This week, a Cook County judge upheld a $4.1 million verdict that found Assisi at Clare Oaks in Bartlett liable for a stroke that ultimately contributed to the death of Dolores Trendel. Levin & Perconti served as attorneys for the family of Ms. Trendel, securing the record-setting verdict under the Nursing Home Care Act after a jury trial in July 2017.
Just this week, the nursing home attempted to overturn the verdict and was denied. Instead, a Cook County circuit court judge ordered the nursing home to pay an additional $147,000 directly to the family, as well as $1.3 million in attorney’s fees. The combined amount added to the initial verdict makes the total awarded to the family $5.6 million.
Instead of Increased Dosage, Staff Stopped Medication
In February 2011, then-85-year-old Dolores Trendel suffered a fractured hip and was transferred to Clare Oaks for physical therapy. A blood test ordered by her physician revealed she needed an increased dosage of Coumadin, a blood thinning drug critical for the prevention of strokes. Her doctor updated her orders to reflect the increased dosage, but for unknown reasons, staff at Assisi at Clare Oaks stopped giving her the medication altogether for a period of two weeks. After staff noticed Ms. Trendel displaying symptoms of a stroke, she was transferred to a local hospital where the diagnosis was confirmed. She died 4 years later at age 89, spending her remaining years with right side weakness and an inability to talk or walk.
The nursing home was reported to have a system of checks and balances in place to prevent errors such as the one that occurred with Ms. Trendel, so it is unclear how a physician’s order for an increased dosage was read repeatedly by staff as the medication no longer being needed.
State Cited Nursing Home Numerous Times for Medication Errors
A review of the facility’s regulatory history since 2010 reveals a long string of violations, including multiple citations for errors involving medication administration and records maintenance.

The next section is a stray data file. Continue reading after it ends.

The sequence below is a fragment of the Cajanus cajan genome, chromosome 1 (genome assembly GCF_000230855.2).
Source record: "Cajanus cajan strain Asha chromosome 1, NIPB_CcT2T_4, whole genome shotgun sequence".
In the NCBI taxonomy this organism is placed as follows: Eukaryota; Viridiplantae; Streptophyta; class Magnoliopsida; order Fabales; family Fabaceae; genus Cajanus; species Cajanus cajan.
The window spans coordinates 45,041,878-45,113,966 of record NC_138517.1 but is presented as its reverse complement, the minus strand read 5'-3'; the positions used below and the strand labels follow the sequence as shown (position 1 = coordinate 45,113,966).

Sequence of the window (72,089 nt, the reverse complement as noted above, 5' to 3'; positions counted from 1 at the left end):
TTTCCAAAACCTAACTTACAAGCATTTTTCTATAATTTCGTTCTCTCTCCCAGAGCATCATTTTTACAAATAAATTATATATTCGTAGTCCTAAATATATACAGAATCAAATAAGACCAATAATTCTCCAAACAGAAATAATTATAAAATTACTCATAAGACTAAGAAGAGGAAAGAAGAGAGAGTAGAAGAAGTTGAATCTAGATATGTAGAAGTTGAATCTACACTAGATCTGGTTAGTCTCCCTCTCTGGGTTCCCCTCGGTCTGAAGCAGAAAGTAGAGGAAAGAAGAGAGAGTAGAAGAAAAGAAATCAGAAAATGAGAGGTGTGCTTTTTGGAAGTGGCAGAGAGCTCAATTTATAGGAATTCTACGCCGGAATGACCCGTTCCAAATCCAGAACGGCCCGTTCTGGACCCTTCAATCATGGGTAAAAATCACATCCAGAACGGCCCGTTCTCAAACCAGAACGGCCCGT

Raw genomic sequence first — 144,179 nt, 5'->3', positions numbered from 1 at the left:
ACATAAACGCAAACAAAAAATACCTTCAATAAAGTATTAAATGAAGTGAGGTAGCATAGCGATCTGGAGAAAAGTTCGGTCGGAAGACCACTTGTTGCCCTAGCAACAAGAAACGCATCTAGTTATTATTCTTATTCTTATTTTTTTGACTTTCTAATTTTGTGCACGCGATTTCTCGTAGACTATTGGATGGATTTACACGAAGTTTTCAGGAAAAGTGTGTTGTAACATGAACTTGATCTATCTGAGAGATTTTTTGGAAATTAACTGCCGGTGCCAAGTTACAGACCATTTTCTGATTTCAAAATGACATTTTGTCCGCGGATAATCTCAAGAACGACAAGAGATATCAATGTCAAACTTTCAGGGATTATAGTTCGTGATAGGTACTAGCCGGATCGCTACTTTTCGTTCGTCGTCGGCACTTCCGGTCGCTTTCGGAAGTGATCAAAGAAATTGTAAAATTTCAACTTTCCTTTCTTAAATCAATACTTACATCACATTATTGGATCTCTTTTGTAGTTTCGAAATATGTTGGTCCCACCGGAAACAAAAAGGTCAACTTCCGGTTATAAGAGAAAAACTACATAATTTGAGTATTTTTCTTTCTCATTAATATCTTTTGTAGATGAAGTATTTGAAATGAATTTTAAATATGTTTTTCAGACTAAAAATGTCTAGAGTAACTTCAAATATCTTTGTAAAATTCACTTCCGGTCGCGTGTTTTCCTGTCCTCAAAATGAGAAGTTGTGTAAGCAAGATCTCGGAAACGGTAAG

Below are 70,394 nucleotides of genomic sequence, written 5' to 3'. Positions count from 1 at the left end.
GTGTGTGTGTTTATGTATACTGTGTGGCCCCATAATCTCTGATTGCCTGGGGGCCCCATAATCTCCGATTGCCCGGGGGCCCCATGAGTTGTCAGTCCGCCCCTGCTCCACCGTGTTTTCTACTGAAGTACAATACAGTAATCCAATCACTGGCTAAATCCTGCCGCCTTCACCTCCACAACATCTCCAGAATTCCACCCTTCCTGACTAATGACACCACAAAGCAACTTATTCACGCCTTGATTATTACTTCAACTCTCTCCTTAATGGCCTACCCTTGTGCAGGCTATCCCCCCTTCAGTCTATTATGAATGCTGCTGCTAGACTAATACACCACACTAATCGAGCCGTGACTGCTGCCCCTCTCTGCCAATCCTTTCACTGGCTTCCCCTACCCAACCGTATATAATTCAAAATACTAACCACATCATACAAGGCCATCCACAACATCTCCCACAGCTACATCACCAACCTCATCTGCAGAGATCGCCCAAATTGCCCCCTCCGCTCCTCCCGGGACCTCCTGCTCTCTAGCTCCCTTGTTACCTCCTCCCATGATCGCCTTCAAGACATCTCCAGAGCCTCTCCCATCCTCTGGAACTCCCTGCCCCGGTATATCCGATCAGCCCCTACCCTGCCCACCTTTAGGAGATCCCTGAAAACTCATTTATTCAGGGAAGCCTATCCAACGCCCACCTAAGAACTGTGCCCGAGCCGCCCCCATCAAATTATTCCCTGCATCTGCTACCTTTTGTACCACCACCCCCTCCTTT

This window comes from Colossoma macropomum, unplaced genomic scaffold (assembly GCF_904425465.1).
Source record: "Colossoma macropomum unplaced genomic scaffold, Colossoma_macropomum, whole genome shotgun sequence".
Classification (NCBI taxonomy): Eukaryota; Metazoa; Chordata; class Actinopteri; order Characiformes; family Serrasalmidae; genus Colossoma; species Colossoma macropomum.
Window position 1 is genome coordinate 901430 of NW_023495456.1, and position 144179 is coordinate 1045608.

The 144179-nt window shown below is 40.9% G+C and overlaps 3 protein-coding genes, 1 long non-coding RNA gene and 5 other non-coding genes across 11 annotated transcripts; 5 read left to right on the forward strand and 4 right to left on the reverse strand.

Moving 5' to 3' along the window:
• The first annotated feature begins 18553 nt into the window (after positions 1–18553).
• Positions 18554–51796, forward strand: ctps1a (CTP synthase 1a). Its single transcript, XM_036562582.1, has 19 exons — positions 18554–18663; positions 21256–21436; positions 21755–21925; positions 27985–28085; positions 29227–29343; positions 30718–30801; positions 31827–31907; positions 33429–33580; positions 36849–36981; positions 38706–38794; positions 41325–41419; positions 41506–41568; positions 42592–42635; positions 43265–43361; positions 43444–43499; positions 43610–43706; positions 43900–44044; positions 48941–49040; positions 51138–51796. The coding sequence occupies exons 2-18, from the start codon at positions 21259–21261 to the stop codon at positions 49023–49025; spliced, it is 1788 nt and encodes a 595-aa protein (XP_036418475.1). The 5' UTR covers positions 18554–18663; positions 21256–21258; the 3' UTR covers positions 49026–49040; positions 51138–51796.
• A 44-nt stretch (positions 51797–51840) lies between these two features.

The state issued Assisi at Clare Oaks a citation in April 2011 for failing to keep medication administration records (MARs) that give a detailed history of the type of medications given, the exact dosage, and the time given. This citation was issued after a random sampling of 19 residents turned up 3 with inadequate records. It was just 2 months prior to that inspection that Dolores Trendel suffered a stroke after her Coumadin was stopped.
In 2014, the facility was cited for allowing its medication error rate to climb above 5%. A review of 29 medication opportunities found 4 errors, a rate of 13.79%. The nursing home was also cited for keeping expired medications on their crash cart, an oversight that the state said jeopardized the safety of every resident in the building.
Then, in 2015, Assisi at Clare Oaks was cited yet again for failing to administer medication as ordered by a physician. They found 10 errors out of 28 medication opportunities, a rate of 35.71%.
In addition to medication errors, the nursing home has been cited in a number of other areas involving resident safety, including food storage, infection control and management practices, resident supervision, and fall prevention.
Jury Verdicts Speak Louder than State Citations
Why do these citations keep occurring year after year, sometimes repeating the exact same mistakes? And why are nursing homes with appallingly long rap sheets of violations allowed to keep taking care of our loved ones?
The state, despite its best efforts, can only do so much. Fines assessed are minimal and most nursing homes wisely take measures to spruce things up before inspections. In fact, most families are likely unaware that these citations have been issued against the nursing home where their loved one resides. Only those who know to check the Illinois Department of Public Health’s website for quarterly reports or the Centers for Medicare & Medicaid Services Nursing Home Compare site would be aware of this information.
A lawsuit is different. Media outlets are notified of lawsuits involving nursing home abuse and neglect, causing bad publicity for the nursing home. A jury can deliver justice in the form of a monetary award to the family of a victim of abuse or neglect. These elements combined with the costs of fighting a lawsuit have the potential to push many nursing homes to improve. Under the Illinois Nursing Home Care Act, nursing homes found guilty for abuse or neglect are required by law to not only pay the damages as found by the jury, but also the attorney’s fees for the resident who was victimized. While state citations and fines may not be enough to scare nursing homes into offering the care they should already be providing, bad press and jury verdicts just might.
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